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July 2014 (118.3)
* Unless otherwise noted in the figure caption, images are by the author. Image Gallery figures are not edited by AJA to the same level as the published article’s figures.
Fig. 1. Detail of the entablature of the Lion Gate relief, showing the location of tubular drill holes and saw marks. The arrows indicate the erroneous saw cut and the unknown filling material within it.
Fig. 2. Detail of the back paw of the hind leg of the Left Lion.
Fig. 3. Detail of the base of the column, showing drill holes.
Fig. 4. Short curved saw cut on the underbelly of the Left Lion.
Fig. 5. Front legs of the Right Lion, showing tubular drill holes and angled saw cuts.
Fig. 6. Left Lion, showing a detailed view of the remnant ledge. The arrows indicate the location of the ledge and drill holes.
Fig. 7. Right Lion, detailed view of the cavity in the tail. The arrows indicate the location of a drill hole and the unknown deposit of metal.
Fig. 8. Agate sealstone from Ialysos (Rhodes), with heraldic lions looking backward (© The Trustees of the British Museum).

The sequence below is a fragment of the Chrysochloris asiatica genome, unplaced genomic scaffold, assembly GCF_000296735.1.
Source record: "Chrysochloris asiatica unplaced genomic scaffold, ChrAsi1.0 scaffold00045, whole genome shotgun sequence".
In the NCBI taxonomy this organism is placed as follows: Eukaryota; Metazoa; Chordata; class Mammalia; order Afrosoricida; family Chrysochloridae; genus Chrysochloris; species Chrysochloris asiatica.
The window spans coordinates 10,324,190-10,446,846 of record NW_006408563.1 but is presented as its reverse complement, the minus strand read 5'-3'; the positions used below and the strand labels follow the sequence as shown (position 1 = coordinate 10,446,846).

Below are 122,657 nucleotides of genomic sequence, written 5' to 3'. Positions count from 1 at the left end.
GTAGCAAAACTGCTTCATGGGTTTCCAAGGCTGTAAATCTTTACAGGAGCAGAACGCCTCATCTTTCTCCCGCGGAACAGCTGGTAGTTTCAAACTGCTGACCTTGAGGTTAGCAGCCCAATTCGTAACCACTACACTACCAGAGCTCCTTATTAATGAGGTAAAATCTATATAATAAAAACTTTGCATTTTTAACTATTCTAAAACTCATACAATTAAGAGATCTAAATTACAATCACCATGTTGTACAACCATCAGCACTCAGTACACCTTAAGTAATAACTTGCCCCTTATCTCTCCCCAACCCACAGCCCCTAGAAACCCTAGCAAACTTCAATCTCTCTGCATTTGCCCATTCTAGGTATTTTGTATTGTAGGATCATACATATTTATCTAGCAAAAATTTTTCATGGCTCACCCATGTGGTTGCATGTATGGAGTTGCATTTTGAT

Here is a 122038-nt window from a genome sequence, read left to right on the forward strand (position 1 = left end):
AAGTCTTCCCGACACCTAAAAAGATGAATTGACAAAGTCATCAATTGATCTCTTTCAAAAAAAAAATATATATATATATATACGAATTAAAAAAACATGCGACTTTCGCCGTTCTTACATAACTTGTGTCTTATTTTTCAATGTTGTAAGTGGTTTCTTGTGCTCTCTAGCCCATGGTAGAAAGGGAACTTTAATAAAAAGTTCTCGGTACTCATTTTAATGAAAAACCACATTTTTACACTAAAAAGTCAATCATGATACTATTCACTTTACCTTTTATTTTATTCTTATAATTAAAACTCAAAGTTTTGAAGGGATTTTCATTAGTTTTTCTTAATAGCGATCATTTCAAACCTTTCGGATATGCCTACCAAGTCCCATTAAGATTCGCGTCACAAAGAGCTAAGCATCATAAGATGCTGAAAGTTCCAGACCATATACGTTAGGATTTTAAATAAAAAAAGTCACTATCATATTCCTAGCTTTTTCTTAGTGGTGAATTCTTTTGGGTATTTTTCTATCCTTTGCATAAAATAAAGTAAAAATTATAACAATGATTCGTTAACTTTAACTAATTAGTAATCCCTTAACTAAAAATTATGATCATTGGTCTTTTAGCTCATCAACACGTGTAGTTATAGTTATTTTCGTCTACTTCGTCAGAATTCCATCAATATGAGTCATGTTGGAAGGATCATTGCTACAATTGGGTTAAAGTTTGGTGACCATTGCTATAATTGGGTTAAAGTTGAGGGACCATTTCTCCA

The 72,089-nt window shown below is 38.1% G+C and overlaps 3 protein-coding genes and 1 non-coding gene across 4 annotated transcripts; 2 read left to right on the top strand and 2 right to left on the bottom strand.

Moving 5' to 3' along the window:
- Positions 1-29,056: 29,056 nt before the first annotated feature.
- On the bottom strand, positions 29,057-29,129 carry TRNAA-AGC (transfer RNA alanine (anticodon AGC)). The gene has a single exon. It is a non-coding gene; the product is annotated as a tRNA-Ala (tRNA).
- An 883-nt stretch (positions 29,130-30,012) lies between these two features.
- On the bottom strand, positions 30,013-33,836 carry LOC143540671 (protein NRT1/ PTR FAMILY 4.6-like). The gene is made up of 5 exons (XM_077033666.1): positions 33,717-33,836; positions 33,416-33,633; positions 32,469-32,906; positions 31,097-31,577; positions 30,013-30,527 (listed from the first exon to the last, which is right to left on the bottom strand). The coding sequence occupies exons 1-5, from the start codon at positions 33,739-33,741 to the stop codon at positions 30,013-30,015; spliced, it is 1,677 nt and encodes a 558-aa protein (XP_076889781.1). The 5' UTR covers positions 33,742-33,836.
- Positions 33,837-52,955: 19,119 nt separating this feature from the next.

Fig. 9. Boğazköy-Hattuša gabbro fragment, an example of debris from honeycomb drilling (Seeher 2005, fig. 25).
Fig. 10. View from above the Right Lion of the Lion Gate, highlighting the three-dimensionality of the sculpture.
Seeher, J. 2005. “Bohren wie die Hethiter: Rekonstruktion von Bohrmaschinen der Spätbronzezeit und Beispiele ihrer Verwendung.” IstMitt 55:17–35.
Supplemental images for “Making the Lion Gate Relief at Mycenae: Tool Marks and Foreign Influence,” by Nicholas G. Blackwell
American Journal of Archaeology Vol. 118, No. 3 (July 2014)
Published online at www.ajaonline.org/imagegallery/1804
© 2015 Archaeological Institute of America